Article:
Thursday, January 26th, 2006p>Backbase’s Mark Schiefelbein has produced a tutorial on handling the Back-Button with Ajax.
He notes that the well-cited top 10 Ajax applications includes many examples that break standard expectations about the web. “As a direct consequence of the changes in how to use (D)HTML and HTTP, Ajax applications break the back button and other elements of the Web’s fundamental interaction style.”.
- Create history
- Save meaningful state
- Generate a corresponding URI
- Push the URI onto the browser stack
The state I want to save is every change to the select box. Therefore I’ll create a new URI that includes the select box state information.
To remain compliant with Internet standards, I’ll use the fragment identifier part of the URI. As stated in the IETF RFC 3986, “…Fragment identifiers have a special role in information retrieval systems as the primary form of client-side indirect referencing, < ...> the fragment identifier is separated from the rest of the URI prior to a dereference, and thus the identifying information within the fragment itself is dereferenced solely by the user agent, regardless of the URI scheme….”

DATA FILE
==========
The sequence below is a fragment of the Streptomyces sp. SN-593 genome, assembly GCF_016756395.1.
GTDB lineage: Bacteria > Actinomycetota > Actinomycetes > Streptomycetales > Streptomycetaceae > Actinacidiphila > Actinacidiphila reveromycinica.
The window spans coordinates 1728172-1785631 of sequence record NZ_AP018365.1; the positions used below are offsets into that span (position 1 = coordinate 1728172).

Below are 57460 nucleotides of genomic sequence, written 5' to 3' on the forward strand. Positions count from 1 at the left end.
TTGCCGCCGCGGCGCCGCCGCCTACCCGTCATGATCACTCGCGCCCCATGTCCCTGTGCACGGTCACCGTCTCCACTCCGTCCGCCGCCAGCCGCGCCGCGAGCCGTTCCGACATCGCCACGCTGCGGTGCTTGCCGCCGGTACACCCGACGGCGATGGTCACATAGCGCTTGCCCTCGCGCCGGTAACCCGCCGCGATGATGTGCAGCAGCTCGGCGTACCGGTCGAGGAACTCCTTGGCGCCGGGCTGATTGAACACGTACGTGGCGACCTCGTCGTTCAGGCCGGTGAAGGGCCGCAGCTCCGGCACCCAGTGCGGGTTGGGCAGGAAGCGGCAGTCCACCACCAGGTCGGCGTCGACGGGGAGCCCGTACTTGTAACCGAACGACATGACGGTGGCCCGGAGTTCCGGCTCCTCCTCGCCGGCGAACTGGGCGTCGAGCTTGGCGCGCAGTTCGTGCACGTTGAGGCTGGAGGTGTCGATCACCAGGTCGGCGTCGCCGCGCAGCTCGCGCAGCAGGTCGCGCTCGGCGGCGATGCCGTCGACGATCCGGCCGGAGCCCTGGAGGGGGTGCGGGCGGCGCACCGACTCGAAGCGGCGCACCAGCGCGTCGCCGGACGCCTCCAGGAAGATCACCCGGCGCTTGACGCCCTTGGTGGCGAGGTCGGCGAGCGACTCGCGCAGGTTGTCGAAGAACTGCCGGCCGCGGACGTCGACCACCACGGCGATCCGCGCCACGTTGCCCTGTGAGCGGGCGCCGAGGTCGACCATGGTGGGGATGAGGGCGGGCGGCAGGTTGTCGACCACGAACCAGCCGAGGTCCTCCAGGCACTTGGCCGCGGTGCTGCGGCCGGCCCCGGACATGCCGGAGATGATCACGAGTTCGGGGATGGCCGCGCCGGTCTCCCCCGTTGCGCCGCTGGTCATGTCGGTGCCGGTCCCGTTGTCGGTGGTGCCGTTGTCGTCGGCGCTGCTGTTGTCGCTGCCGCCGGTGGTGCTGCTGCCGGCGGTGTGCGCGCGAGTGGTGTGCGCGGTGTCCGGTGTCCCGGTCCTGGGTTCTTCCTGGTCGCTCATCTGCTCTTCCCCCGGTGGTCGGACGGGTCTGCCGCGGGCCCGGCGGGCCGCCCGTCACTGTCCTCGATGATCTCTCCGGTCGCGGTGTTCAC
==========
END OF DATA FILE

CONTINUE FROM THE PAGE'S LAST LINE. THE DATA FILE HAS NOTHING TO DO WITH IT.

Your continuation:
Using the fragment identifier, I can create an “Ajax-URI,” composed of a client-side and a server-side part, separated by the hash (“#”) sign.
According to the article, Backbase has builtin support for this trick. The framework takes into account subtleties too, such as the way IE ignores the fragment identifier when it comes to the back button (solved via IFrames). This Ajax forum demonstrates the technology.